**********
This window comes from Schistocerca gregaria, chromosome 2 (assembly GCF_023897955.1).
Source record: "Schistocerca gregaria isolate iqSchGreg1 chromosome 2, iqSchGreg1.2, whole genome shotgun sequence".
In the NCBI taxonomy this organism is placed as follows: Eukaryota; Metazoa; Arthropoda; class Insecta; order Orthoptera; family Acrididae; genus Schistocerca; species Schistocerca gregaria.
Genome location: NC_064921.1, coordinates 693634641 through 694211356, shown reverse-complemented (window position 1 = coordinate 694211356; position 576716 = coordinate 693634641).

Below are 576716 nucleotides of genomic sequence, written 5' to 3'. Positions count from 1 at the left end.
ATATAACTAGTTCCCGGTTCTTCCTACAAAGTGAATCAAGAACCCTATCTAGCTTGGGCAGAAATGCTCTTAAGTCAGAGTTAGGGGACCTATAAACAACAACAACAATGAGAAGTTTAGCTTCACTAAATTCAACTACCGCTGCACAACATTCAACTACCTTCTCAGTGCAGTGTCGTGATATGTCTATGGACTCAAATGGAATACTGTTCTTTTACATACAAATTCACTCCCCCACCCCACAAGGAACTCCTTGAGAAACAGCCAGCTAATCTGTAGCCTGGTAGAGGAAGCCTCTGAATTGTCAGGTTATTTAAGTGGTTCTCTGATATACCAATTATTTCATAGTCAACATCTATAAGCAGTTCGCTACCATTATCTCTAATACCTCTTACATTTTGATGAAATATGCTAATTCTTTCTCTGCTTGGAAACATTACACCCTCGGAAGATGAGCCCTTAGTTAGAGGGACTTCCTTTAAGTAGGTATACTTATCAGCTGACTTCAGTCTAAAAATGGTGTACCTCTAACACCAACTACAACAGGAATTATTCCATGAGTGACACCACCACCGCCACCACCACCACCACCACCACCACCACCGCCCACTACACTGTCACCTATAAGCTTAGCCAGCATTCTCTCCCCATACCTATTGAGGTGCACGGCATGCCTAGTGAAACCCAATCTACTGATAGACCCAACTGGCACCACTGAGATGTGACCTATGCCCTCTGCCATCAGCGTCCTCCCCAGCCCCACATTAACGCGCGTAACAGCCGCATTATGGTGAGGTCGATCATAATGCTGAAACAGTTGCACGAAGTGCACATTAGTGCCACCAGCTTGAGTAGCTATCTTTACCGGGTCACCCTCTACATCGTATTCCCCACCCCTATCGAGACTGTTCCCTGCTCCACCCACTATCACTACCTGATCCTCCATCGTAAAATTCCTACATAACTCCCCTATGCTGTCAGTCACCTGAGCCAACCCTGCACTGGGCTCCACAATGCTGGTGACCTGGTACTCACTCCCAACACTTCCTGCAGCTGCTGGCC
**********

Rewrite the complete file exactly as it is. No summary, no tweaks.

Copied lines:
This window comes from Schistocerca gregaria, chromosome 2 (assembly GCF_023897955.1).
Source record: "Schistocerca gregaria isolate iqSchGreg1 chromosome 2, iqSchGreg1.2, whole genome shotgun sequence".
In the NCBI taxonomy this organism is placed as follows: Eukaryota; Metazoa; Arthropoda; class Insecta; order Orthoptera; family Acrididae; genus Schistocerca; species Schistocerca gregaria.
Genome location: NC_064921.1, coordinates 693634641 through 694211356, shown reverse-complemented (window position 1 = coordinate 694211356; position 576716 = coordinate 693634641).

Below are 576716 nucleotides of genomic sequence, written 5' to 3'. Positions count from 1 at the left end.
ATATAACTAGTTCCCGGTTCTTCCTACAAAGTGAATCAAGAACCCTATCTAGCTTGGGCAGAAATGCTCTTAAGTCAGAGTTAGGGGACCTATAAACAACAACAACAATGAGAAGTTTAGCTTCACTAAATTCAACTACCGCTGCACAACATTCAACTACCTTCTCAGTGCAGTGTCGTGATATGTCTATGGACTCAAATGGAATACTGTTCTTTTACATACAAATTCACTCCCCCACCCCACAAGGAACTCCTTGAGAAACAGCCAGCTAATCTGTAGCCTGGTAGAGGAAGCCTCTGAATTGTCAGGTTATTTAAGTGGTTCTCTGATATACCAATTATTTCATAGTCAACATCTATAAGCAGTTCGCTACCATTATCTCTAATACCTCTTACATTTTGATGAAATATGCTAATTCTTTCTCTGCTTGGAAACATTACACCCTCGGAAGATGAGCCCTTAGTTAGAGGGACTTCCTTTAAGTAGGTATACTTATCAGCTGACTTCAGTCTAAAAATGGTGTACCTCTAACACCAACTACAACAGGAATTATTCCATGAGTGACACCACCACCGCCACCACCACCACCACCACCACCACCACCGCCCACTACACTGTCACCTATAAGCTTAGCCAGCATTCTCTCCCCATACCTATTGAGGTGCACGGCATGCCTAGTGAAACCCAATCTACTGATAGACCCAACTGGCACCACTGAGATGTGACCTATGCCCTCTGCCATCAGCGTCCTCCCCAGCCCCACATTAACGCGCGTAACAGCCGCATTATGGTGAGGTCGATCATAATGCTGAAACAGTTGCACGAAGTGCACATTAGTGCCACCAGCTTGAGTAGCTATCTTTACCGGGTCACCCTCTACATCGTATTCCCCACCCCTATCGAGACTGTTCCCTGCTCCACCCACTATCACTACCTGATCCTCCATCGTAAAATTCCTACATAACTCCCCTATGCTGTCAGTCACCTGAGCCAACCCTGCACTGGGCTCCACAATGCTGGTGACCTGGTACTCACTCCCAACACTTCCTGCAGCTGCTGGCC